I know there are many reasons why having, starting, keeping, or going to the evening service may be difficult. I do not want to require more than Scripture requires.
What Is Still Worth Saying
And yet, I think you’d be hard pressed to argue that the waning of the evening service has been a mark of renewed strength and vigor in the Western church.
Here are a few reasons why I’m thankful for the evening service and why I hope you’ll consider keeping yours, going to yours, finding a neighboring church that has one, or even starting one at your church.
1. Starting and ending the Lord’s Day with corporate worship fits the pattern of morning and evening sacrifices. I don’t think this is a slam-dunk argument for evening worship, but it corresponds to a good pattern that the day would begin and end with worship.
2. If the sermon and the sacraments are truly means of grace, let’s give people the opportunity to experience this grace and take advantage of the opportunities on the day set aside for worship. Martyn Lloyd-Jones supported the practice of evening worship because he believed there should be a hunger for the preaching of the Word–a hunger that desires a second time to feast on the Bible.
3. Having an evening service keeps the Lord’s Day the Lord’s Day. Without the evening service I find it too easy to treat Sunday worship like an hour to get done at the beginning of the day. With evening worship, Sunday feels like a day set apart. Without it, Sunday morning worship feels like one thing to do in the midst of a busy weekend. The temptation to squeeze worship into the margins of life is even more pronounced when we can finish our worship “requirement” by 8 p.m. on Saturday evening.
4. The evening service is a lot of work, but it is good work. It can allow more teaching opportunities for others in the church. In most churches, there will be men, other than the senior pastor, gifted to teach and preach. Having an evening service gives those men, and those in ministerial training, more opportunities to exercise and hone their gifts.
5. Most pastors are busy (even crazy busy!). We aren’t usually looking for one more thing to do. But of all the things we could do, spending more time in the Word is one of the best. A second service forces the pastor to spend more time in the Bible, which is a good thing too.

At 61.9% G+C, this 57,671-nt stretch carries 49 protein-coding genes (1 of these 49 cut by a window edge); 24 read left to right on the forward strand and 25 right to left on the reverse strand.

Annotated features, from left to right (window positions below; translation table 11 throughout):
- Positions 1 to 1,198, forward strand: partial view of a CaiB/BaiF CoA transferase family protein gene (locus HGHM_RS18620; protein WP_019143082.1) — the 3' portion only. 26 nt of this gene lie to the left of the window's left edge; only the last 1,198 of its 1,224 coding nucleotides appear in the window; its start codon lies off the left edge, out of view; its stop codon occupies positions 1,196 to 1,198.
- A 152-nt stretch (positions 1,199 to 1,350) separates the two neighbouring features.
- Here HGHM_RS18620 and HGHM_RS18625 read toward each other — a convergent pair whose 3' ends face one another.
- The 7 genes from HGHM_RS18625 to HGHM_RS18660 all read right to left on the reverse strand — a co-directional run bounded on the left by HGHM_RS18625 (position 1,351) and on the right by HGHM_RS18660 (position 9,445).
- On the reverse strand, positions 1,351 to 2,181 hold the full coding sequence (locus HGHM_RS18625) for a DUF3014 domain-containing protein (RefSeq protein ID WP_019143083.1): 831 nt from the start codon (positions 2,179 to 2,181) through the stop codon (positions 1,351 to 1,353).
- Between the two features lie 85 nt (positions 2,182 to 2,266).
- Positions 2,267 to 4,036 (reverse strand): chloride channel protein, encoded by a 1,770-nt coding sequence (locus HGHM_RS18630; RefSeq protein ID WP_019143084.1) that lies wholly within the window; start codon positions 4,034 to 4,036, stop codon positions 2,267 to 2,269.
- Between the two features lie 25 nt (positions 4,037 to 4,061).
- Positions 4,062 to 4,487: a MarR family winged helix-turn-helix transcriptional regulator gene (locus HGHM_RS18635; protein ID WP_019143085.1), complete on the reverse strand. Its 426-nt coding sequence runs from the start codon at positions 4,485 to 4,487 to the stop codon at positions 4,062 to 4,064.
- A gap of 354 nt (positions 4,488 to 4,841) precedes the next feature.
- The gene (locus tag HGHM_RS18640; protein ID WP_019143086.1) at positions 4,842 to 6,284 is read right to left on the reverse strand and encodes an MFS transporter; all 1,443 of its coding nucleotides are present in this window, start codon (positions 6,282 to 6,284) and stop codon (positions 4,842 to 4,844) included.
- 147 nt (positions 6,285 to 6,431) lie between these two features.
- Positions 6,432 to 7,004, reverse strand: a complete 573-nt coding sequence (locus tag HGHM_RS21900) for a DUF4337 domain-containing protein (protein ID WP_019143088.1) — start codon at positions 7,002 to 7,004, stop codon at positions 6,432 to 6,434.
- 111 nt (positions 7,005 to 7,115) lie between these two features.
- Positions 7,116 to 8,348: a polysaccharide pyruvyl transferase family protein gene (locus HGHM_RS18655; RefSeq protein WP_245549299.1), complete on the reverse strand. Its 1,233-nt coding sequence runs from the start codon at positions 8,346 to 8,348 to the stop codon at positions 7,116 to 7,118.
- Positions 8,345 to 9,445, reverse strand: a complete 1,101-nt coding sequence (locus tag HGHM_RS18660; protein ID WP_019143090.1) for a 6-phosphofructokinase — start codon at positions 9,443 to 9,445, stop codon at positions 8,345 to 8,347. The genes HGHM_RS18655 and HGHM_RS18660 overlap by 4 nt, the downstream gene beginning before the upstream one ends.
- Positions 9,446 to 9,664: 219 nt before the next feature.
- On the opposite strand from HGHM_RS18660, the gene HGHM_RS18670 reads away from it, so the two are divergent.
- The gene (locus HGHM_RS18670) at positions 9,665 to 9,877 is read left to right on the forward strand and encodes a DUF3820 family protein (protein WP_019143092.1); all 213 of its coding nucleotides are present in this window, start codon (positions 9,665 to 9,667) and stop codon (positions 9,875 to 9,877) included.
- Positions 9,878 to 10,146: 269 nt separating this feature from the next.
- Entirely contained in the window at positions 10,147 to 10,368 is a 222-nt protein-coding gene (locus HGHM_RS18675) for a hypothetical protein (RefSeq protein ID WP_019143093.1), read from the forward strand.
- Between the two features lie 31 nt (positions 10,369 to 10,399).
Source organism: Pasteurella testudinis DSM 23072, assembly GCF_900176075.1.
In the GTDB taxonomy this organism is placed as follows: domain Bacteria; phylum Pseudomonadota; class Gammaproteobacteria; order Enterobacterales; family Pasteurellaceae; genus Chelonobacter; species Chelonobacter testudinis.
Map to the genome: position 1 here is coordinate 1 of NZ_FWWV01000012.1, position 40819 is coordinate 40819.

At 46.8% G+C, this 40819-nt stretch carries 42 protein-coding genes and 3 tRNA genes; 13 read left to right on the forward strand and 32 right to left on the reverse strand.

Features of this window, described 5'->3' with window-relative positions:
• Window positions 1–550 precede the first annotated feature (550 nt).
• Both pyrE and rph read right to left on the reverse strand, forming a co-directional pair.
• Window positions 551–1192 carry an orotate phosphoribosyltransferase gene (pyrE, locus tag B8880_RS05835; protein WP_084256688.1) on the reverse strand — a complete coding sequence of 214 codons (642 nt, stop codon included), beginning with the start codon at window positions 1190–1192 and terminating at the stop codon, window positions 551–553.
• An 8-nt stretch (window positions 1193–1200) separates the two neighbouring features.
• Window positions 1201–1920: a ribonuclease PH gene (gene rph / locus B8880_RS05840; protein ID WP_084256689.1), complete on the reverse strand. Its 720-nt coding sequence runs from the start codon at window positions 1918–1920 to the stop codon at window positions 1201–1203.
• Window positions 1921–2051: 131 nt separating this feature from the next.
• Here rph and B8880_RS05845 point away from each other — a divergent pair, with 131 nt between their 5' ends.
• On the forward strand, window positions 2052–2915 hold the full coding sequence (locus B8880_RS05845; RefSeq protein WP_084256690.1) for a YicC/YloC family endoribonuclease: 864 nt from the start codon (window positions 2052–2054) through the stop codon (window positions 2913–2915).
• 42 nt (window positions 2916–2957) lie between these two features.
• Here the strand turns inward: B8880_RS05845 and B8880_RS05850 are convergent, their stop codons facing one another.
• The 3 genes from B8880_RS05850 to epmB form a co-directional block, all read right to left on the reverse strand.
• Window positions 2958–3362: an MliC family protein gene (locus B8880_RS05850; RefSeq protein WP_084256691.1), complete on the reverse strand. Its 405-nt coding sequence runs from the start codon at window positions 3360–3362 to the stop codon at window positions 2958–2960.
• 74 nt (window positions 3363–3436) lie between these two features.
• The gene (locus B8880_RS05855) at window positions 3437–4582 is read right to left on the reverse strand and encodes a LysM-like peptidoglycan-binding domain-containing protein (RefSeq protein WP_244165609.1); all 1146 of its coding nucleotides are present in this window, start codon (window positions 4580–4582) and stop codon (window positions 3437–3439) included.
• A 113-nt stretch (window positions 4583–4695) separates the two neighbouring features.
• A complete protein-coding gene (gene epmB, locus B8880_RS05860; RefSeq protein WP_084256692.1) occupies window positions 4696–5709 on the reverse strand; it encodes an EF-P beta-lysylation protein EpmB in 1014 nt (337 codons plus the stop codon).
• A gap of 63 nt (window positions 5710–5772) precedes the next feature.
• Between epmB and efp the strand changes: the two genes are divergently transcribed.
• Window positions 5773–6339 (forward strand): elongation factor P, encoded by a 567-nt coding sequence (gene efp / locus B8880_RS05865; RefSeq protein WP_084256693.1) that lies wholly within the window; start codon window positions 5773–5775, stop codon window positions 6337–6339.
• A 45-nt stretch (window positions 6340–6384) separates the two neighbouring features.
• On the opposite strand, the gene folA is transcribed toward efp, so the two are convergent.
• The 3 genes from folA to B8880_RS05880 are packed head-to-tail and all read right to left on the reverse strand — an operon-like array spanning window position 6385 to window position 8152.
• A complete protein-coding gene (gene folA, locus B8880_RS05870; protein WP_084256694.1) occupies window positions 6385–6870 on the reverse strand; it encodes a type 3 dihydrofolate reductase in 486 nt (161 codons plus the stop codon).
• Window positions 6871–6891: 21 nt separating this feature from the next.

6. The evening service is a great time for extra fellowship and extra prayer. We can do certain things with meals, small group prayer, and lingering conversations that are more difficult on a cramped Sunday morning. Sunday evening provides opportunities for testimonies, for prayer requests, for organized prayer for missionaries or unreached people groups.
7. I’ve found the evening service to be a great training ground and proving ground for future officers and leaders in the church. As a pastor, I take note of who is committed to morning and evening worship and who seems to be growing in hunger for the Word of God.
Just to reiterate: I don’t think we can mandate the evening service as an explicit command of Scripture. That doesn’t mean, however, that the evening service should be a take-it-or-leave-it proposition. The tradition of the church should not be quickly overturned, especially by those who want to lay claim to the Reformed-Puritan mantle. There may be good reasons not to attend your evening service or not to have one, but these should be considered prayerfully, not as an easy concession to lifestyle habits and cultural pressure. Why not give the evening service a try for three months and see if your walk with the Lord is better or worse because of it.